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Reggie Middleton at has come to the same conclusion I have, which is only to say that we agree with the real experts like Simon Johnson. The Mega banks are broke — or even worse, and the resulting claims on the FDIC could be devastating not only for the agency, the shareholders of those companies and the creditors, but for the depositors who think their money is safe. The money market funds are not insured, and the rest has limits.

Now that analysts are actually peeking under the hood and drilling down on these “assets” on the books of BOA, they are finding nothing but dust. The exposure to naked hedge products sold by BOA to bolster its earnings is huge. They all represent liabilities that are coming home to roost as we read and write this.

The question that comes up in mind is that if the analysts are looking into the books of BOA and finding dust, why are the courts treating BOA as though those assets were real and that the Bank has any right to be foreclosing? The fact remains that BOA, through its awful acquisition of Merrill Lynch and its beyond belief acquisition of Countrywide, has acquired liabilities for which there isn’t enough money in the world to fix.

Which brings us back full circle to the idiotic question of why we are allowing the middlemen to dictate the terms of settlement between investor lenders and homeowner borrowers? The markets are placing an extreme low value on those “assets”. What do they know that the Courts don’t? It might just mean that the answer to this mess lies in the marketplace rather than the courts, the legislative branch of the executive branch of government. We’ll see. But a quick glance at the markets will tell you that all loans, from alleged mortgages to credit card to student loans are suspect as to their current validity or ownership.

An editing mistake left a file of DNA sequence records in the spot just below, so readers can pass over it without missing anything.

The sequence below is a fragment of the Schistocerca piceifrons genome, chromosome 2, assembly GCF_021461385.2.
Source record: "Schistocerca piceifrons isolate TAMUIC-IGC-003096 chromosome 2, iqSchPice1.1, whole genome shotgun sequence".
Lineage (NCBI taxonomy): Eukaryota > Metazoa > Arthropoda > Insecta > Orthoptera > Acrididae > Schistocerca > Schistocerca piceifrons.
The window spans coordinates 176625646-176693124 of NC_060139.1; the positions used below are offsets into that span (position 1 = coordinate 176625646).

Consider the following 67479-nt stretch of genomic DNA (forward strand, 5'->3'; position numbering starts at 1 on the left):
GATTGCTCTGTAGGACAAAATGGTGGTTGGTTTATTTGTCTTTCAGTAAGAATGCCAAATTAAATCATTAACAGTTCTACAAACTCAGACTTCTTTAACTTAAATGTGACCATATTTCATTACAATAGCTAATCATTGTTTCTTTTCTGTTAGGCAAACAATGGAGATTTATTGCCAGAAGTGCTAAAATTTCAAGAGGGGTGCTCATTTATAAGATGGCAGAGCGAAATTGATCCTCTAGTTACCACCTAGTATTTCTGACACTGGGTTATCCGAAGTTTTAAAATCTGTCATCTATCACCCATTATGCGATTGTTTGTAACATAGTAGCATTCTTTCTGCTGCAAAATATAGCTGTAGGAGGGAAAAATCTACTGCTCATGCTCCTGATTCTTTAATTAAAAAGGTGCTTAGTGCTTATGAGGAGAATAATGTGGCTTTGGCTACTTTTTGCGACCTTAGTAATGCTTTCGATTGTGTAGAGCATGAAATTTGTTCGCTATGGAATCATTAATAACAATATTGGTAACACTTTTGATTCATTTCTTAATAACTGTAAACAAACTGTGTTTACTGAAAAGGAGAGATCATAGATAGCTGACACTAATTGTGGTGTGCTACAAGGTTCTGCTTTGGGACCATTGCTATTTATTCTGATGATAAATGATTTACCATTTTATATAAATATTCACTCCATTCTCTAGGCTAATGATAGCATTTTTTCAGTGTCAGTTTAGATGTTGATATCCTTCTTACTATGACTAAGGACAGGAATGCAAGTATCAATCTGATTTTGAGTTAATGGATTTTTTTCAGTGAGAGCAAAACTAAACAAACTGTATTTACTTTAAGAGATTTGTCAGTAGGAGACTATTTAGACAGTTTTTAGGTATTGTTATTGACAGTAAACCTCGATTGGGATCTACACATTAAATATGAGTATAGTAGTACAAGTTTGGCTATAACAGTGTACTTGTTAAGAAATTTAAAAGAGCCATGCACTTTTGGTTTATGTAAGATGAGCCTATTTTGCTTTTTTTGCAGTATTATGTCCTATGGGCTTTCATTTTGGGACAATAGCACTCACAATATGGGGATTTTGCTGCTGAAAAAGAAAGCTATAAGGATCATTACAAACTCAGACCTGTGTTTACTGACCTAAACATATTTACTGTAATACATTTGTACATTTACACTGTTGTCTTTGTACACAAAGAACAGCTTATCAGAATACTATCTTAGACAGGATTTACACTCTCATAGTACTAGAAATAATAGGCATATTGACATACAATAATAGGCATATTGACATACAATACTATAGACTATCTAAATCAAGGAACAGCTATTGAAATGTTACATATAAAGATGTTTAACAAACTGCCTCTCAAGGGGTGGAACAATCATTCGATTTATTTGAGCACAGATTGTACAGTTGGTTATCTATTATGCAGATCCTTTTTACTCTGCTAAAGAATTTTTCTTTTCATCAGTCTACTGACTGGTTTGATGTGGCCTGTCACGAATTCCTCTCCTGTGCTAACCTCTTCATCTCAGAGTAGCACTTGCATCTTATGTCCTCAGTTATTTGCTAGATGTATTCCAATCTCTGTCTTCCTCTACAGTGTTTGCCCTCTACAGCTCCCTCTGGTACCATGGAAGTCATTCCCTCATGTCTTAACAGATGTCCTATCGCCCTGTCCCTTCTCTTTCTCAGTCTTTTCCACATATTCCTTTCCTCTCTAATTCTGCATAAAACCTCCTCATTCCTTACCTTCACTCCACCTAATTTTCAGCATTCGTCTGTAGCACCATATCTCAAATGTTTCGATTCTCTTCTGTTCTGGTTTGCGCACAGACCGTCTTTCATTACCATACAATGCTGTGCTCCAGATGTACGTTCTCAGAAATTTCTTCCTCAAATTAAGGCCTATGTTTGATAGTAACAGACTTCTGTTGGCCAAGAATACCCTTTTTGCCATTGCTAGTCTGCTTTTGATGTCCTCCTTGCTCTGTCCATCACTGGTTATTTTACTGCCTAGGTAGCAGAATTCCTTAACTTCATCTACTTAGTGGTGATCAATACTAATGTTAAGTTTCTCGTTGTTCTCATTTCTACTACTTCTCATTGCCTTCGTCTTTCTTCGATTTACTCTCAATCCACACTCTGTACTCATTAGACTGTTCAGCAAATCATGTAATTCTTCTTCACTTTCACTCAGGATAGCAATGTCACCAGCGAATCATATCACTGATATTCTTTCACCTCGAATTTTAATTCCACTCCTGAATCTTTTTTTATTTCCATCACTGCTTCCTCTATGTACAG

If the marketplace is saying that the actual value of the Packages” of these loans is a tiny fraction of the “Amount due” (nominal value) of these loans, then someone has put pencil to paper and calculated that the huge discount in the marketplace has nothing to do with defaults. It has everything to do with whether the loans are collectable by the companies claiming them as assets. The marketplace is saying, no, we don’t think so. The courts might want to take take their cue from the marketplace on this one and leave the legal argument out it.

Analysts are voting NO to the proposition that these companies, whether financial institutions or not, actually own the debts they claim as assets. The equity valuation of the companies themselves continues to suffer as well as the nearly stopped trading in these derivatives. Let’s start with reality and take it for a test drive.


4 Responses

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  2. Well — rose today — because Euro crisis — apparently “resolved.” Oh — with no real documented plan. Last I heard — austerity by changing retirement age to 67 — by the year 2026. A Professor said — “that will do it!!!!!” by the professor — LOL

    The one percent keeps going up — with no resolution for the 99%.

    But to the occupiers — the real crux is housing. No fix for the 99 without fixing of the mortgage fraud. To the 46 state AGs that support settlement without investigation — no resolution of economy without resolution of mortgage fraud. To the 99 — focus on mortgage fraud.

  3. Good for you, kick! What does your sign say?

  4. Greetings to all from Occupy SF !!!

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